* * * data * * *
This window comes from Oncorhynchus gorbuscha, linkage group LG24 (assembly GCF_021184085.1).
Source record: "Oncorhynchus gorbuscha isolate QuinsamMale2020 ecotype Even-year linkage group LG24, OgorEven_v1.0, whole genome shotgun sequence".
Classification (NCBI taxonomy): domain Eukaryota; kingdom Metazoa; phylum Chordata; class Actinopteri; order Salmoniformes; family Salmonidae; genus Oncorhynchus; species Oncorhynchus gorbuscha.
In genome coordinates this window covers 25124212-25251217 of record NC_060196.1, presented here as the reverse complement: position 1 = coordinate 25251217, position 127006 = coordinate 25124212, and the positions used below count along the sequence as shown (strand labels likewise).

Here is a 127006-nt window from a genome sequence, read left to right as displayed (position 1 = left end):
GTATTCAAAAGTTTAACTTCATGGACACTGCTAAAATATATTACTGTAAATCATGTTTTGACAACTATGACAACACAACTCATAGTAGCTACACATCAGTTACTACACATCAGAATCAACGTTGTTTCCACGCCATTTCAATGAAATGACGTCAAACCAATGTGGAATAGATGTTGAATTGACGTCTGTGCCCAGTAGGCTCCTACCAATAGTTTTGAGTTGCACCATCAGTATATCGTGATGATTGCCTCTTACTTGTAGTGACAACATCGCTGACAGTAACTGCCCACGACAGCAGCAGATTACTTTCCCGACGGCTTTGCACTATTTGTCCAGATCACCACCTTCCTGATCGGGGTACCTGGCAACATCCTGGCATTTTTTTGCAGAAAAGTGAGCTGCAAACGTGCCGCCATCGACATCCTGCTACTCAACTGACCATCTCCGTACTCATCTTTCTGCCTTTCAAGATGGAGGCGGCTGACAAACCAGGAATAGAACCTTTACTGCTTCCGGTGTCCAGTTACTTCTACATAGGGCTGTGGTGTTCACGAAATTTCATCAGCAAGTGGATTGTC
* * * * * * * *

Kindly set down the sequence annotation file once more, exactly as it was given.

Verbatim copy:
This window comes from Oncorhynchus gorbuscha, linkage group LG24 (assembly GCF_021184085.1).
Source record: "Oncorhynchus gorbuscha isolate QuinsamMale2020 ecotype Even-year linkage group LG24, OgorEven_v1.0, whole genome shotgun sequence".
Classification (NCBI taxonomy): domain Eukaryota; kingdom Metazoa; phylum Chordata; class Actinopteri; order Salmoniformes; family Salmonidae; genus Oncorhynchus; species Oncorhynchus gorbuscha.
In genome coordinates this window covers 25124212-25251217 of record NC_060196.1, presented here as the reverse complement: position 1 = coordinate 25251217, position 127006 = coordinate 25124212, and the positions used below count along the sequence as shown (strand labels likewise).

Here is a 127006-nt window from a genome sequence, read left to right as displayed (position 1 = left end):
GTATTCAAAAGTTTAACTTCATGGACACTGCTAAAATATATTACTGTAAATCATGTTTTGACAACTATGACAACACAACTCATAGTAGCTACACATCAGTTACTACACATCAGAATCAACGTTGTTTCCACGCCATTTCAATGAAATGACGTCAAACCAATGTGGAATAGATGTTGAATTGACGTCTGTGCCCAGTAGGCTCCTACCAATAGTTTTGAGTTGCACCATCAGTATATCGTGATGATTGCCTCTTACTTGTAGTGACAACATCGCTGACAGTAACTGCCCACGACAGCAGCAGATTACTTTCCCGACGGCTTTGCACTATTTGTCCAGATCACCACCTTCCTGATCGGGGTACCTGGCAACATCCTGGCATTTTTTTGCAGAAAAGTGAGCTGCAAACGTGCCGCCATCGACATCCTGCTACTCAACTGACCATCTCCGTACTCATCTTTCTGCCTTTCAAGATGGAGGCGGCTGACAAACCAGGAATAGAACCTTTACTGCTTCCGGTGTCCAGTTACTTCTACATAGGGCTGTGGTGTTCACGAAATTTCATCAGCAAGTGGATTGTC